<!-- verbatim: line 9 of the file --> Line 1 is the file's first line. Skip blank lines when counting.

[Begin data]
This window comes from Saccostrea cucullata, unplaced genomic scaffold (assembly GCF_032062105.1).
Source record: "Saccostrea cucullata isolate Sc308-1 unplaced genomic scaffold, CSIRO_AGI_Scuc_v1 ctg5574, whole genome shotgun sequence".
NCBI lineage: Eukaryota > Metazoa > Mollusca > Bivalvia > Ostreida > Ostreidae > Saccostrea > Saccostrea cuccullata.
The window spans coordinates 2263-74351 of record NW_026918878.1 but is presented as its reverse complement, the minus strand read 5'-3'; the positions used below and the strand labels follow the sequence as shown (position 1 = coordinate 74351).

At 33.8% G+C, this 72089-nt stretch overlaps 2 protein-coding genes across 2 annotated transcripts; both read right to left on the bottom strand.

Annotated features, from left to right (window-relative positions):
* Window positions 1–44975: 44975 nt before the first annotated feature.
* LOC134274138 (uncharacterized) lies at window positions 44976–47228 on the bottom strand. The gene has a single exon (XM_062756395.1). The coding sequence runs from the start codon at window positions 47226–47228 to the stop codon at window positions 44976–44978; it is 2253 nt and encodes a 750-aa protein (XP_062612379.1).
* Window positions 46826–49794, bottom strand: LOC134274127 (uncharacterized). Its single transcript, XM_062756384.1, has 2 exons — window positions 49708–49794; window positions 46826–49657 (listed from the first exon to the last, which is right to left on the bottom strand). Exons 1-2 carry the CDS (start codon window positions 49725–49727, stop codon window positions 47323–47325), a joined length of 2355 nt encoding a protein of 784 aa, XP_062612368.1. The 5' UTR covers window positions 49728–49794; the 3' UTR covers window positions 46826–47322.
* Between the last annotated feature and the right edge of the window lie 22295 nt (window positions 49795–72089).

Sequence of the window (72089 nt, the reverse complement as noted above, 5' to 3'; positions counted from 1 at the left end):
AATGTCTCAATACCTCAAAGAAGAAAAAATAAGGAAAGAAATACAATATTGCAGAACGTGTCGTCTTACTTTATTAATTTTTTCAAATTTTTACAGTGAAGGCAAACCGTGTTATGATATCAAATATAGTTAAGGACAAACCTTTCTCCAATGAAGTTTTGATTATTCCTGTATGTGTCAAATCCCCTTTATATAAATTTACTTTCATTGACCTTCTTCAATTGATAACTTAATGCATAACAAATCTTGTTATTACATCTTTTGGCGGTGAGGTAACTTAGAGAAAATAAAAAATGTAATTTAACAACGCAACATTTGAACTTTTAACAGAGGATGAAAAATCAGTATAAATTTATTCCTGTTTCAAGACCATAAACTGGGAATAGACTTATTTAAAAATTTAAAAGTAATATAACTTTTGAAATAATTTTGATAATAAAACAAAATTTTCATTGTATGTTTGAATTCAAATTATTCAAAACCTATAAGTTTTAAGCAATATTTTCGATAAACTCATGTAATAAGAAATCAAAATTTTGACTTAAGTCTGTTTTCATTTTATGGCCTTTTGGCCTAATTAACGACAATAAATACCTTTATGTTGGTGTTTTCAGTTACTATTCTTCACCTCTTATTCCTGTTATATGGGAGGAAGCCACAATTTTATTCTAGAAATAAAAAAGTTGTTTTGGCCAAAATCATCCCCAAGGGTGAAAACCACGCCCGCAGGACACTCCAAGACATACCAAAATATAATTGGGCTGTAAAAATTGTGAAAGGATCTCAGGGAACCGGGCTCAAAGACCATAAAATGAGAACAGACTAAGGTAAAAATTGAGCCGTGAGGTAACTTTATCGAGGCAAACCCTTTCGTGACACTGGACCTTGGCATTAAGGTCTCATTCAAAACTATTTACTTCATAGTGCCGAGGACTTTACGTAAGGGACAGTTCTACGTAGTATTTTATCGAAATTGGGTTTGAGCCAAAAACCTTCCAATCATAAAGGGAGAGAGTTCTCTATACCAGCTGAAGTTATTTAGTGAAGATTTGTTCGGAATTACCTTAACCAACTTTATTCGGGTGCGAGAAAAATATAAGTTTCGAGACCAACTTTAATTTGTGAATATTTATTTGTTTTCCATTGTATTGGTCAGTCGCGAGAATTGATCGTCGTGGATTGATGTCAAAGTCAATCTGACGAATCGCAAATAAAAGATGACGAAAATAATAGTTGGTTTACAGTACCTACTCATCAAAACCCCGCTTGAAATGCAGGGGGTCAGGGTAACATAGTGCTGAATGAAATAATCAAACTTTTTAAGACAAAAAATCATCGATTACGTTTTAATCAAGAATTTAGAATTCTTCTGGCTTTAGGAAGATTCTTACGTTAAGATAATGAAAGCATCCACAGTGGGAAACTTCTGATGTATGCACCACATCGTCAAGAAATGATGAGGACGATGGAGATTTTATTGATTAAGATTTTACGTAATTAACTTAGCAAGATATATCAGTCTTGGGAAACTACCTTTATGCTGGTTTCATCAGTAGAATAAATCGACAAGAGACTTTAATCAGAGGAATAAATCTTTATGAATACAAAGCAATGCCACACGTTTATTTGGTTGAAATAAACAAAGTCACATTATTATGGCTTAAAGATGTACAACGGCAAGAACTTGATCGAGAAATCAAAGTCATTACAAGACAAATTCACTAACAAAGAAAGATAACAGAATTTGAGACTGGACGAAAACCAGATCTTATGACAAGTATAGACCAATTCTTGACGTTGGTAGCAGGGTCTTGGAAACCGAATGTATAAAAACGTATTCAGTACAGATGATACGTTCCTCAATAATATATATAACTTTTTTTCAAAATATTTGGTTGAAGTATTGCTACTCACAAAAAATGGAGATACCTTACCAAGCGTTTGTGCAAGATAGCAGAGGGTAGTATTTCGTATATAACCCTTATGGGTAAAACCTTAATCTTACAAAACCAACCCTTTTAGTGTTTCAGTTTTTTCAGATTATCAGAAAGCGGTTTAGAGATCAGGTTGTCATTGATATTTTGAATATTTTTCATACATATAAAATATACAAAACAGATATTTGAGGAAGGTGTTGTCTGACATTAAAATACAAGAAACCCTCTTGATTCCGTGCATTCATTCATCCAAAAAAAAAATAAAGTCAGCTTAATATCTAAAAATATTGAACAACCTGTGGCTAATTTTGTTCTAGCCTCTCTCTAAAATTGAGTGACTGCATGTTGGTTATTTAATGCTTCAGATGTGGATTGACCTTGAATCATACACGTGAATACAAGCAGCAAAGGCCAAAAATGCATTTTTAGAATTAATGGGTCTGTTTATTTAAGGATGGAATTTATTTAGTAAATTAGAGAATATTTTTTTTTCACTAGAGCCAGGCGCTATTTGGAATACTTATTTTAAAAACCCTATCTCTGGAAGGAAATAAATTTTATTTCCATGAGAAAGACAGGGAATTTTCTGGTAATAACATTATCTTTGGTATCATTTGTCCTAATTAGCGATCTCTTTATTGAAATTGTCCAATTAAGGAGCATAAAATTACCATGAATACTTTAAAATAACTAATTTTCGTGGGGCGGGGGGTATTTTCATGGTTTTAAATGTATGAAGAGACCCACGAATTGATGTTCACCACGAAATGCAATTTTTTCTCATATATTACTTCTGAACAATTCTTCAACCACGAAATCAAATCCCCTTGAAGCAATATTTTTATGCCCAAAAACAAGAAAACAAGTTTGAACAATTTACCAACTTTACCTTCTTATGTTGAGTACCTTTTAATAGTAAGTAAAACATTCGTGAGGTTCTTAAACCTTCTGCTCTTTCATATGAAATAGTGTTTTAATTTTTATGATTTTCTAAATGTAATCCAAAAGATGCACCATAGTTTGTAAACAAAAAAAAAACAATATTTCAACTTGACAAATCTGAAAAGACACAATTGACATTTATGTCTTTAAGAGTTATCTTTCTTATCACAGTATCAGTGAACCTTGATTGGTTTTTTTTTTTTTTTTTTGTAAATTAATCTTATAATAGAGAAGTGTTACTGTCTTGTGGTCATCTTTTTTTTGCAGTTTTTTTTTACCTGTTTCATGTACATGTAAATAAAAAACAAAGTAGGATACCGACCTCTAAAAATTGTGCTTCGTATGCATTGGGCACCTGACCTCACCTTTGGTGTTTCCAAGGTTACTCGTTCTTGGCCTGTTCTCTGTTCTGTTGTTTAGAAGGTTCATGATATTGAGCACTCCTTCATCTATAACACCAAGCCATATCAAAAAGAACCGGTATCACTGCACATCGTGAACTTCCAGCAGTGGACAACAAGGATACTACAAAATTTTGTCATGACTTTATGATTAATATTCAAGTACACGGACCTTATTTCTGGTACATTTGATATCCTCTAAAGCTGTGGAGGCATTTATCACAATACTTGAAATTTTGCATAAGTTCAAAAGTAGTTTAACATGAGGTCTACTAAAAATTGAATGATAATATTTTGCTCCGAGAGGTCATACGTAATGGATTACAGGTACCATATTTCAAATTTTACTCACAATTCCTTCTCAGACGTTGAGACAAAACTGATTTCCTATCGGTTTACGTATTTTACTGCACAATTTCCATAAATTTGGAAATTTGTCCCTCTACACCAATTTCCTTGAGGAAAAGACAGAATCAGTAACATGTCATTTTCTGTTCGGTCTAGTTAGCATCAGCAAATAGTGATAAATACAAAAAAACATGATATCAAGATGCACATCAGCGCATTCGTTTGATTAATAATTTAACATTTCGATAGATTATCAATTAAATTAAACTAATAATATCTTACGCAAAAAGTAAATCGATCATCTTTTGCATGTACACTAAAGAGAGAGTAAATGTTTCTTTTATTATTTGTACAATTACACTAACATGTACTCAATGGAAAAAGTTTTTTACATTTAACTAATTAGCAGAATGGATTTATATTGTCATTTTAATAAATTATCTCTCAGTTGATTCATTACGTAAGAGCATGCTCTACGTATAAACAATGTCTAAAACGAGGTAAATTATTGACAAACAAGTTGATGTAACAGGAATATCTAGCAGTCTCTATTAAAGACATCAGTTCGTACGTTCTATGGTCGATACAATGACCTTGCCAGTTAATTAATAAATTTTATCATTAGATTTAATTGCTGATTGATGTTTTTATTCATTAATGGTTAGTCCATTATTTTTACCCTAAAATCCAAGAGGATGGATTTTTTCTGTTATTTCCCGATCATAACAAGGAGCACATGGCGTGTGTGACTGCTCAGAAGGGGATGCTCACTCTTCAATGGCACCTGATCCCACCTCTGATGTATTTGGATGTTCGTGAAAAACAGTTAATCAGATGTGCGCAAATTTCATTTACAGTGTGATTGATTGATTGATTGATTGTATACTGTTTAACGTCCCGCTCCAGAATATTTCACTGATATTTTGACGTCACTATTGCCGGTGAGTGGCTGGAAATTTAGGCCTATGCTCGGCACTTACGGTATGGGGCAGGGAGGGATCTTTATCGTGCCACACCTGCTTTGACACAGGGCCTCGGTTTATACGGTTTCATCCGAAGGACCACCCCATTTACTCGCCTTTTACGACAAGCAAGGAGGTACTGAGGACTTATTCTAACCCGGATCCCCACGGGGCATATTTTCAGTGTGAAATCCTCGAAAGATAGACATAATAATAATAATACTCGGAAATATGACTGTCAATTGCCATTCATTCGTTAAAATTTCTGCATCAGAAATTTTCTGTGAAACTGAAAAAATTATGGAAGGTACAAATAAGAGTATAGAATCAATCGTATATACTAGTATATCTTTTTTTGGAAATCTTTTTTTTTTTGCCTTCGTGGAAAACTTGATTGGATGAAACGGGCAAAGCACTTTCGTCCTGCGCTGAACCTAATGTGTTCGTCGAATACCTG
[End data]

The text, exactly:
* Window positions 46826–49794, bottom strand: LOC134274127 (uncharacterized). Its single transcript, XM_062756384.1, has 2 exons — window positions 49708–49794; window positions 46826–49657 (listed from the first exon to the last, which is right to left on the bottom strand). Exons 1-2 carry the CDS (start codon window positions 49725–49727, stop codon window positions 47323–47325), a joined length of 2355 nt encoding a protein of 784 aa, XP_062612368.1. The 5' UTR covers window positions 49728–49794; the 3' UTR covers window positions 46826–47322.